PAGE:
func_5ed88 (L44, L32, L60);
  func_c192c (L76, 16);

0x9a74: sub     r3, fp, #60     ; L60
0x9a78: sub     r2, fp, #76     ; L76
0x9a7c: mov     r0, r3
0x9a80: mov     r1, r2
0x9a84: mov     r2, #16
0x9a88: bl      0x1159bc        ; memcmp
0x9a8c: mov     r3, r0
0x9a90: cmp     r3, #0
0x9a94: beq     0x9ab8

  if (!memcmp (L60, L76, 16))

0x9a98: ldr     r0, [pc, #20]   ; 0x9ab4  
0x9a9c: bl      0xc20b4         ; printf 

  printf ("MAC illegal\n");

  func_99b0 ();
  func_93f4 (2);

The next obvious question is what’s in the local variables when the CPU gets to the memcmp?

Program received signal SIGINT, Interrupt.
0x000c48dc in ?? ()
(gdn) delete 1
(gdb) hbreak *(0x9a88)
Hardware assisted breakpoint 2 at 0x9a88
(gdb) set $pc=0xffff0000
(gdb) cont

Breakpoint 2, 0x00009a88 in ?? ()
(gdb) x/8bx $sp+76-44 ;L44
0x479828:       0x00    0x21    0x91    0xe3    0xc7    0xa3    0x47    0x00
(gdb) x/16bx $r0 ;L60
0x479818:       0x5c    0xc1    0xb5    0xe4    0x8e    0xbe    0x35    0x1a
0x479820:       0xd4    0xb1    0xe3    0x64    0x77    0x60    0xc9    0x5e
(gdb) x/16bx $r1 ;L76
0x479808:       0x4f    0x38    0x50    0x49    0xb2    0x56    0x65    0xd4
0x479810:       0x22    0x27    0xde    0x86    0xda    0x5f    0xdb    0x84

L44 happens to be the MAC address of the switch. Looking at the whole function we can see that it takes the MAC address, does some operation with it and the key “iLovEDlinKSwiTcH” to generate a 16 byte value in L60, which is compared with something returned from func_c192c in L76 – but what?

When the switch boots it prints “Hit any key for boot setup”. If a key is hit it presents a bootloader prompt which has a “help” command:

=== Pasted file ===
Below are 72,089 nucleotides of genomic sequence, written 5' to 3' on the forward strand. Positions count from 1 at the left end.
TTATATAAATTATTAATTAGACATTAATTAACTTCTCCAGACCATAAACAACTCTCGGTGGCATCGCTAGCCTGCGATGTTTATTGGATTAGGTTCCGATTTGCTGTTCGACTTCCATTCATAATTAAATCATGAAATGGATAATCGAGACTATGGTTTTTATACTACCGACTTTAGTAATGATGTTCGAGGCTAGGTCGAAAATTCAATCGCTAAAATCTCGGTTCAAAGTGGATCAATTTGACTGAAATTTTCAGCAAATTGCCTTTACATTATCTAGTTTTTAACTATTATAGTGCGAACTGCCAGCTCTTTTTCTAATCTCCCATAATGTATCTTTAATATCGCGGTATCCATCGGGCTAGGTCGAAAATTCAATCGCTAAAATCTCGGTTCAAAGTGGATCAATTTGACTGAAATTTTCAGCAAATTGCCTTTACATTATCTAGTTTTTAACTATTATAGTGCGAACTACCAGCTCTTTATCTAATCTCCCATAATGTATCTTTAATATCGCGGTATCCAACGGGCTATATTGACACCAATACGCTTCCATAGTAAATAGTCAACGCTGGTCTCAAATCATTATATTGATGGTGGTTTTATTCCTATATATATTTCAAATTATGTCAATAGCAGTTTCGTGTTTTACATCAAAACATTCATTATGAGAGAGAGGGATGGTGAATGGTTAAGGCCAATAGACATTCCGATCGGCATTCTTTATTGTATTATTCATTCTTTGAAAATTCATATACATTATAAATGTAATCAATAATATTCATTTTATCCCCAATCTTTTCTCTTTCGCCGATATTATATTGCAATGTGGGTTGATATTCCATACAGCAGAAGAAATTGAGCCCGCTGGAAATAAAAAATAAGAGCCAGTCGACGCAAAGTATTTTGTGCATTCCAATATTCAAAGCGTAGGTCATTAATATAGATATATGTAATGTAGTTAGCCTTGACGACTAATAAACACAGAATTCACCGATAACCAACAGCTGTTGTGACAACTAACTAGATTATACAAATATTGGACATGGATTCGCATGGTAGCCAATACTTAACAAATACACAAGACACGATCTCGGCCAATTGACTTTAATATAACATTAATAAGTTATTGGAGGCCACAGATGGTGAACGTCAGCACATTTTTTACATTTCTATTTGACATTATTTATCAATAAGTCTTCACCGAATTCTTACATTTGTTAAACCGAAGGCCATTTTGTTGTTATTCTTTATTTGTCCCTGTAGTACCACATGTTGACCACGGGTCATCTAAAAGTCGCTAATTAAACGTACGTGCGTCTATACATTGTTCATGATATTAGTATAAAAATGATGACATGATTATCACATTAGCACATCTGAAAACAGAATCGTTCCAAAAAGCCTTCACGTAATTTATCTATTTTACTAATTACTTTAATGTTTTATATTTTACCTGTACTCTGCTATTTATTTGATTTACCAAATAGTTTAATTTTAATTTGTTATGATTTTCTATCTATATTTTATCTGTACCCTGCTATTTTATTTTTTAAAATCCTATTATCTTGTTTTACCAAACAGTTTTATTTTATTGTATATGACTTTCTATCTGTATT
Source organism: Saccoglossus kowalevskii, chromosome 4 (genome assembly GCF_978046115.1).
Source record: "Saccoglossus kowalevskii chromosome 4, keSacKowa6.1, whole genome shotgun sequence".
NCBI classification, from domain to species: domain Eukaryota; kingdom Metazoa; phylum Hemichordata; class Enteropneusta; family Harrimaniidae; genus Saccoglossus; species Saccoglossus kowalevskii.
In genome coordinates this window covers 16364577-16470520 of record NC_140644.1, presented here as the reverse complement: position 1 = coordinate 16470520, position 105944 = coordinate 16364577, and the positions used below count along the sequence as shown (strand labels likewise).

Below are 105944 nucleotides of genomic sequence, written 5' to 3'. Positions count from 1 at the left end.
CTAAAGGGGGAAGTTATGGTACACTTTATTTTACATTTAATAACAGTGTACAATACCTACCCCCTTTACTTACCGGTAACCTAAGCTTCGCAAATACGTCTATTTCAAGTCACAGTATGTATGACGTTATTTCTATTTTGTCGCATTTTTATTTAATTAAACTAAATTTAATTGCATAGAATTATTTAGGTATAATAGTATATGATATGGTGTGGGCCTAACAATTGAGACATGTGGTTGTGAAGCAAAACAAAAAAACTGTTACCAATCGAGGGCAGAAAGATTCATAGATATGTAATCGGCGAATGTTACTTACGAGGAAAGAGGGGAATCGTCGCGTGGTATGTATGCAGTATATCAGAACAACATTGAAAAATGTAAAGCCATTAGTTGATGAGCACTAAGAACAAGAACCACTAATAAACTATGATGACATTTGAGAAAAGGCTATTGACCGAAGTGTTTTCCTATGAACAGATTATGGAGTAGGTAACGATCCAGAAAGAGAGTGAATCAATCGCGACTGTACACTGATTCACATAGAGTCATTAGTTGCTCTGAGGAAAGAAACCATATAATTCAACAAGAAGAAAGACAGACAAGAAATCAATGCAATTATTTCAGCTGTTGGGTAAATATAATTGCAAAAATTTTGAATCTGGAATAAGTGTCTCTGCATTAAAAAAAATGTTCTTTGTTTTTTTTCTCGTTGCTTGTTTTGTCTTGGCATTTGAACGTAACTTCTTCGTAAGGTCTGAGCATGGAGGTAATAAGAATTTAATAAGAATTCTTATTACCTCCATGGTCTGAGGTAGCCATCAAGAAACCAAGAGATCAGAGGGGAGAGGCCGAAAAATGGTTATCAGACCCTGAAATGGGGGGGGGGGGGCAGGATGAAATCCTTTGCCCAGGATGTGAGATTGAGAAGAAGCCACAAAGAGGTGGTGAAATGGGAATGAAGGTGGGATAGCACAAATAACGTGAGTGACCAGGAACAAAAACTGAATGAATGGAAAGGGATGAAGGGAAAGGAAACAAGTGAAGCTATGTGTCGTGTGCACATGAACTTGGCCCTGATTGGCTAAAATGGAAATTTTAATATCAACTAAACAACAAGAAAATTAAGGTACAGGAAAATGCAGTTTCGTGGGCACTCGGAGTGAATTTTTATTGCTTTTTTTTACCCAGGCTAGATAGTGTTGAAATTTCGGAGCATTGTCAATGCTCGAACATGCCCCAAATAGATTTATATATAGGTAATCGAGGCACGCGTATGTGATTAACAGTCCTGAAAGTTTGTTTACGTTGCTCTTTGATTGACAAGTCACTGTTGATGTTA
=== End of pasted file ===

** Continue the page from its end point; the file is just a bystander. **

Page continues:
Hit any key for boot setup
ARMboot code: +_armboot_start 00380000 -> 00392180
ARMboot 1-> help
printenv- print environment variables
setenv  - set environment variables
saveenv - save environment variables to persistent storage
reset - Perform RESET of the CPU
?       - alias for 'help'
ARMboot 1-> printenv

Environment size: 617/4092 bytes
ARMboot 1->

That last variable matches L76, the second argument to the memcmp call,  perhaps it can be set to match the first argument?

ARMboot 1-> setenv board_cmd_md5 5c:c1:b5:e4:8e:be:35:1a:d4:b1:e3:64:77:60:c9:5e
ARMboot 1-> saveenv 
Erasing sector 1e size=1000 secoffset=1e0000
ARMboot 1-> reset
Hit any key for boot setup

Eventually we hit the gdb breakpoint at memcmp again:

Breakpoint 2, 0x00009a88 in ?? ()
(gdb) x/16bx $r0 ;l60
0x479818:       0x5c    0xc1    0xb5    0xe4    0x8e    0xbe    0x35    0x1a
0x479820:       0xd4    0xb1    0xe3    0x64    0x77    0x60    0xc9    0x5e
(gdb) x/16bx $r1 ;l76
0x479818:       0x5c    0xc1    0xb5    0xe4    0x8e    0xbe    0x35    0x1a
0x479820:       0xd4    0xb1    0xe3    0x64    0x77    0x60    0xc9    0x5e

Success! Finally we unplug all the debugging cables and see if the switch is now happy – it is:


APC environmental sensors

If you live anywhere which mandates the use of GFIs or RCDs in your electricity supply you’ll probably own a UPS. Most people end up with APC UPSes, because they’re good and cheaply available used. For monitoring you can install some tools on a USB attached PC to get alerts, or you can install a Network Management Card. By far the cheapest card at the moment is the AP9619.